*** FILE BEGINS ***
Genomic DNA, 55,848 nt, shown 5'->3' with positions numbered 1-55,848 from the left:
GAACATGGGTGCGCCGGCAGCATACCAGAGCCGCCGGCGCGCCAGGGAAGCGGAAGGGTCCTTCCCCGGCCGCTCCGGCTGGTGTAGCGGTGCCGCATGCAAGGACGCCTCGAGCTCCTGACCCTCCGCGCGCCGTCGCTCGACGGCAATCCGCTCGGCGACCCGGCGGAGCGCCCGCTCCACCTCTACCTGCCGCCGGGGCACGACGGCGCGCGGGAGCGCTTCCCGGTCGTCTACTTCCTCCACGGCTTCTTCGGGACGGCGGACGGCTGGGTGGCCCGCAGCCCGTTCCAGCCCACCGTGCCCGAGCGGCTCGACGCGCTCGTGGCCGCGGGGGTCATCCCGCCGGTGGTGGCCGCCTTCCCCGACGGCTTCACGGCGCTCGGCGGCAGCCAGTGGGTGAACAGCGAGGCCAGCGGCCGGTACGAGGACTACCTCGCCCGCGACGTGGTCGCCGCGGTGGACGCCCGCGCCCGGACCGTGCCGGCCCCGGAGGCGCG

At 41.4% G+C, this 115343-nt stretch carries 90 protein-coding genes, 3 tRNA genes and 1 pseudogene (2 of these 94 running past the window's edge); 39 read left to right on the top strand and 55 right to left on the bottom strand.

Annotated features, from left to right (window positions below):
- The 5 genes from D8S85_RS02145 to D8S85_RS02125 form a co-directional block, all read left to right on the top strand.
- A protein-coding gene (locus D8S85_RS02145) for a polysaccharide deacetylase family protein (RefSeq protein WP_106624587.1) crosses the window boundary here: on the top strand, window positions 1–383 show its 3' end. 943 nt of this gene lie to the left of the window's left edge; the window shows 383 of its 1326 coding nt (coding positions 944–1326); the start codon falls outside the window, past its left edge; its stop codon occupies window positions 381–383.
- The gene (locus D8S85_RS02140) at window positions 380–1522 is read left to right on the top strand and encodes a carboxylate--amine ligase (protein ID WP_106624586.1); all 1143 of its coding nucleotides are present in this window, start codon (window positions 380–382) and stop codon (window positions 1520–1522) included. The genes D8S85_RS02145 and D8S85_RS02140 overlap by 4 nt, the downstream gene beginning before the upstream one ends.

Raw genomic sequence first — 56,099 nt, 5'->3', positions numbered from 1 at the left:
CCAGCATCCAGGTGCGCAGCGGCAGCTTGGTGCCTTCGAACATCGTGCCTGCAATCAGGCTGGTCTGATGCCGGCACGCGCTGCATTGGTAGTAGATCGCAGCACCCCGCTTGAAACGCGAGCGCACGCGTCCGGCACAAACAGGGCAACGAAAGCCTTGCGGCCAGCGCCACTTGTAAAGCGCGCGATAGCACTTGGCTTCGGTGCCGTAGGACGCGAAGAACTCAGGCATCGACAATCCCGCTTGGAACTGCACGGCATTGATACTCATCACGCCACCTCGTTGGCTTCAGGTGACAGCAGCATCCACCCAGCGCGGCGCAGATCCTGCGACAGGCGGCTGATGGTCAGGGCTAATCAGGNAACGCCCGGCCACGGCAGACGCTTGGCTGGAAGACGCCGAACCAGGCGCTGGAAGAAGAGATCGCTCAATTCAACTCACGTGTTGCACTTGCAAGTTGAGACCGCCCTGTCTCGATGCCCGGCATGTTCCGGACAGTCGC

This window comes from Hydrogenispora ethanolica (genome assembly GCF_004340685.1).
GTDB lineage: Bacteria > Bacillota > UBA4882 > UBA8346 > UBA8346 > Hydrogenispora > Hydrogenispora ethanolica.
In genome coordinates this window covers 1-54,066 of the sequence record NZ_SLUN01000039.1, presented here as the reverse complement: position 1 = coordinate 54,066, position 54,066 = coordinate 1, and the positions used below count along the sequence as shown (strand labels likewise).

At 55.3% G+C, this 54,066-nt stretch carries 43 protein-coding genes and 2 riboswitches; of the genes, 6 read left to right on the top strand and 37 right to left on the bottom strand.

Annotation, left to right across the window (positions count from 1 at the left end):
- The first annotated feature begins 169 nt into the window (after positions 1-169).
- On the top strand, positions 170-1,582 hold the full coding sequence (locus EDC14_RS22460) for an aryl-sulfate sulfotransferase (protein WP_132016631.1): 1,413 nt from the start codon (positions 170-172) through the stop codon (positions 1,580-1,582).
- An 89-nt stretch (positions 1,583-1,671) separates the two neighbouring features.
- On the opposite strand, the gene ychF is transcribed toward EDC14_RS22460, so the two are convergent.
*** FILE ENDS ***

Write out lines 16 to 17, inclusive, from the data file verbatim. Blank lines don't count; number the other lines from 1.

- On the top strand, positions 170-1,582 hold the full coding sequence (locus EDC14_RS22460) for an aryl-sulfate sulfotransferase (protein WP_132016631.1): 1,413 nt from the start codon (positions 170-172) through the stop codon (positions 1,580-1,582).
- An 89-nt stretch (positions 1,583-1,671) separates the two neighbouring features.